For August, we tallied 573 protests, demonstrations, strikes, marches, sit-ins, rallies and walkouts in the United States, with at least one in every state and the District. This is a modest decline in the average number of events since Donald Trump took office.
Our conservative guess is that between 79,183 and 81,157 people showed up at these political gatherings, although it is likely there were more participants. Though slightly more people than in July, this number of participants is also on the low end in our monthly counts since January 2017.
We didn’t have participation estimates for 41.1 percent of the events in August. And because mainstream media often neglect to report nonviolent actions — especially small ones — we probably did not record every event that took place. Nevertheless, we think our tally gives us a useful pool of information to better understand political mobilization in the United States — particularly, how reports of crowds change from month to month.
1. The largest events
One way to picture a month of protest is by examining the largest events. Some scholars have argued that crowd sizes are more important than the number of events in defining how important a protest may be. The largest events we tallied were Trump campaign rallies of 13,500 and 10,000 in Evansville, Ind., and Wilkes-Barre, Pa., respectively. This month, 31 to 32 percent of the people we counted were at Trump/Pence rallies.
After that, we counted 16 protests ranging from 1,000 to “thousands.” While one was another Trump rally and two were protesting Trump visits, the rest covered a wide range of issues, including postal workers opposing privatization in Pittsburgh, a pro-gun-control rally in Newtown, Conn., a protest in West Lafayette, Ind., against sexual harassment, and political rallies in Niceville and Tampa in Florida.
2. The issues brought up at the most events
Another common way researchers gauge support for a particular issue or movement is to count the number of events organized around it. Most months we don’t have crowd size estimates for at least 30 percent of the protests we list, but the frequency may be as significant.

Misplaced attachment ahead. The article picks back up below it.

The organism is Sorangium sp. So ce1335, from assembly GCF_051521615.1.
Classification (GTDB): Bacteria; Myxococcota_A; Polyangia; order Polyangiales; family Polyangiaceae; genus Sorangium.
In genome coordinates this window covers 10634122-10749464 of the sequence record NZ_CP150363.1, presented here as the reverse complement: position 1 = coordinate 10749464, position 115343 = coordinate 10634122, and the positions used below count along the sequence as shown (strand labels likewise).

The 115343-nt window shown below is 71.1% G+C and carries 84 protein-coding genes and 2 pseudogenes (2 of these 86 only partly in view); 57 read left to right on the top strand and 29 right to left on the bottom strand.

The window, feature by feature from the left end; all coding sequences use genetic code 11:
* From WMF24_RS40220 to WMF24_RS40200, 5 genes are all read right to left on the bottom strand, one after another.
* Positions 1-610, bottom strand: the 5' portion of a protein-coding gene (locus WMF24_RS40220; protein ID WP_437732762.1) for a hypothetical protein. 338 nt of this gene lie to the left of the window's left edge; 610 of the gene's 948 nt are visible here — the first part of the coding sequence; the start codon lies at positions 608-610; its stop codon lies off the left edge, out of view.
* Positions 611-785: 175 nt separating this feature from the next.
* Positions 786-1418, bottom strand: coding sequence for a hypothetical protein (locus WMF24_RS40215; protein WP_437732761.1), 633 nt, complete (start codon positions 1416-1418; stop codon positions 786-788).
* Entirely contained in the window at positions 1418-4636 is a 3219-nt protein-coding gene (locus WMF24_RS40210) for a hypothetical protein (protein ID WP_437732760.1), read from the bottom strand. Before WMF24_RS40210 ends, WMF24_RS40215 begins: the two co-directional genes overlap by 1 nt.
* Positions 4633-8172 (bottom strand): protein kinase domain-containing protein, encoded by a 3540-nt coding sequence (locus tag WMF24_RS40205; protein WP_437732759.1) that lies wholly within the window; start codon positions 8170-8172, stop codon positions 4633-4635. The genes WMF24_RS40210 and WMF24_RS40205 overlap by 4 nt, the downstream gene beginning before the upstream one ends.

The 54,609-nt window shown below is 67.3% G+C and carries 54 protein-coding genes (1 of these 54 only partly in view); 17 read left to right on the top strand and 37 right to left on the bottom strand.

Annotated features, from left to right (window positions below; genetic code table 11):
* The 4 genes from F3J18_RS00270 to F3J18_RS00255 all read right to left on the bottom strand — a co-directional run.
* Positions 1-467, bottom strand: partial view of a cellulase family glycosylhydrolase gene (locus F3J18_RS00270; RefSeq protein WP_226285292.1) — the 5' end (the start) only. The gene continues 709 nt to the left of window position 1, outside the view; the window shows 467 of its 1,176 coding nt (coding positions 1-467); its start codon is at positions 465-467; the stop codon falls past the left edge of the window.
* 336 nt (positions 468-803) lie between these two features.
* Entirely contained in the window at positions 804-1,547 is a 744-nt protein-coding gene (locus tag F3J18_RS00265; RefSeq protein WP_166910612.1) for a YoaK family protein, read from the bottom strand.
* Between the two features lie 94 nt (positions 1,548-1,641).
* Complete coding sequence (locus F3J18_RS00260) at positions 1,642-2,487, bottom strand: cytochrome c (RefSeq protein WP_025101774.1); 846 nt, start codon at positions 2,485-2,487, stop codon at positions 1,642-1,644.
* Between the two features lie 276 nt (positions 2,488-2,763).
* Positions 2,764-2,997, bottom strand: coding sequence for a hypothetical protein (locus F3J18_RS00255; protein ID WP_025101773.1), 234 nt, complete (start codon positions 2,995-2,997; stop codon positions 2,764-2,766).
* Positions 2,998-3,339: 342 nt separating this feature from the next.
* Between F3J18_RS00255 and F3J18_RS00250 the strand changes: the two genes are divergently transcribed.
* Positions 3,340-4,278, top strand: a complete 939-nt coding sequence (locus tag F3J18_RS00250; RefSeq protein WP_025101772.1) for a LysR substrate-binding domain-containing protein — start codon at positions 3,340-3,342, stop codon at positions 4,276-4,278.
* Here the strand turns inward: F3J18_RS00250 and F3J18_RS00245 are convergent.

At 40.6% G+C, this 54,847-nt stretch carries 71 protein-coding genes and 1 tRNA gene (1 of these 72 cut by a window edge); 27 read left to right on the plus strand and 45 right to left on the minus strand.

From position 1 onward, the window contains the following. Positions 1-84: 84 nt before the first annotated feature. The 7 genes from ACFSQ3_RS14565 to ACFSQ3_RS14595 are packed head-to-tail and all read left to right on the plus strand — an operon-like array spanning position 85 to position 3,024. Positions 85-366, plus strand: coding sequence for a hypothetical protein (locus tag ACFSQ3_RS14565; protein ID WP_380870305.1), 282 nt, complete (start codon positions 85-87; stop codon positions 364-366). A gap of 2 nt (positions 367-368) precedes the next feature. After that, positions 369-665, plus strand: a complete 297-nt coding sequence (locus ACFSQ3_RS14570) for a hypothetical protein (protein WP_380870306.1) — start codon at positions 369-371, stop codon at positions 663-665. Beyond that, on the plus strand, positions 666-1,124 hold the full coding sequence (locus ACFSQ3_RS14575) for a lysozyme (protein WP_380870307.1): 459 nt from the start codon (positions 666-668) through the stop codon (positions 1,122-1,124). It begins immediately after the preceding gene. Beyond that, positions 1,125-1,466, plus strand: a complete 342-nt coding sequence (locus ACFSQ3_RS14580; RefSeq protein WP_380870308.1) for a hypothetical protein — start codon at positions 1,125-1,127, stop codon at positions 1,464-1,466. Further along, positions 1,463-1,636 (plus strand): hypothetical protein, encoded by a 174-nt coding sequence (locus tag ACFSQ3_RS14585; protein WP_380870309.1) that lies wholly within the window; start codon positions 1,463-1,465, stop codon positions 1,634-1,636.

In August, we counted 139 protests against the appointment of Brett M. Kavanaugh to the U.S. Supreme Court, many of them on Aug. 26, when a large number of groups, including MoveOn and NARAL, organized events. We also counted 55 anti-racism, Black Lives Matter and anti-hate demonstrations.
Four other issues more or less tied for second place. We counted 45 pro-labor demonstrations, 43 pro-immigration and anti-ICE events, 43 political rallies, and 40 pro-environment demonstrations. We found roughly the same number of protests in these same categories in July.
However, that doesn’t count campaign rallies, which our methods often are not picking up. Since this came during a hotly contested midterm election season, we strongly suspect there were more than 43 campaign rallies nationwide. We have been considering how to better pick up news of such events.
In all, we estimate that 78.7 percent of events were explicitly or implicitly anti-Trump, and that 7.7 percent were pro-Trump. In addition, 13.6 percent were neither in favor of nor against the president or his policies. Those included students protesting an art teacher’s firing in Virginia and Honolulu protesters decrying too much tourism and traffic at Laniakea Beach.
3. The geography of protest
A third way to look at August is by mapping where the protests took place. Florida led the pack with 51. California came in second with 43, followed by New York with 35 events, Pennsylvania and Washington with 29 each, Massachusetts and Texas with 27 each, North Carolina with 20, Colorado with 18, and three states with 17: Illinois, Michigan and Virginia.
Of the 25 largest cities in the United States, all except Memphis saw at least one demonstration in August.
4. How many people were arrested and/or injured in political crowds?
We counted four reported injuries in July. At about 545 events, or 95.1 percent of the total, no arrests were made in August, for a slightly lower proportion of arrest-free protests than in July. The number of people arrested declined from 352 in July to 290 in August, with at least 194 of those August arrests coming during 15 cases of nonviolent civil disobedience. The biggest single bloc of arrests came Aug. 1, when 74 people were arrested on Capitol Hill protesting Kavanaugh.
You can download the data here. We’ll release the data for September soon. In the meantime, we are still counting. Click here to submit information about a protest, and click here to volunteer to help us count.
Jeremy Pressman is an associate professor of political science and director of Middle East Studies at the University of Connecticut. Find him on Twitter @djpressman.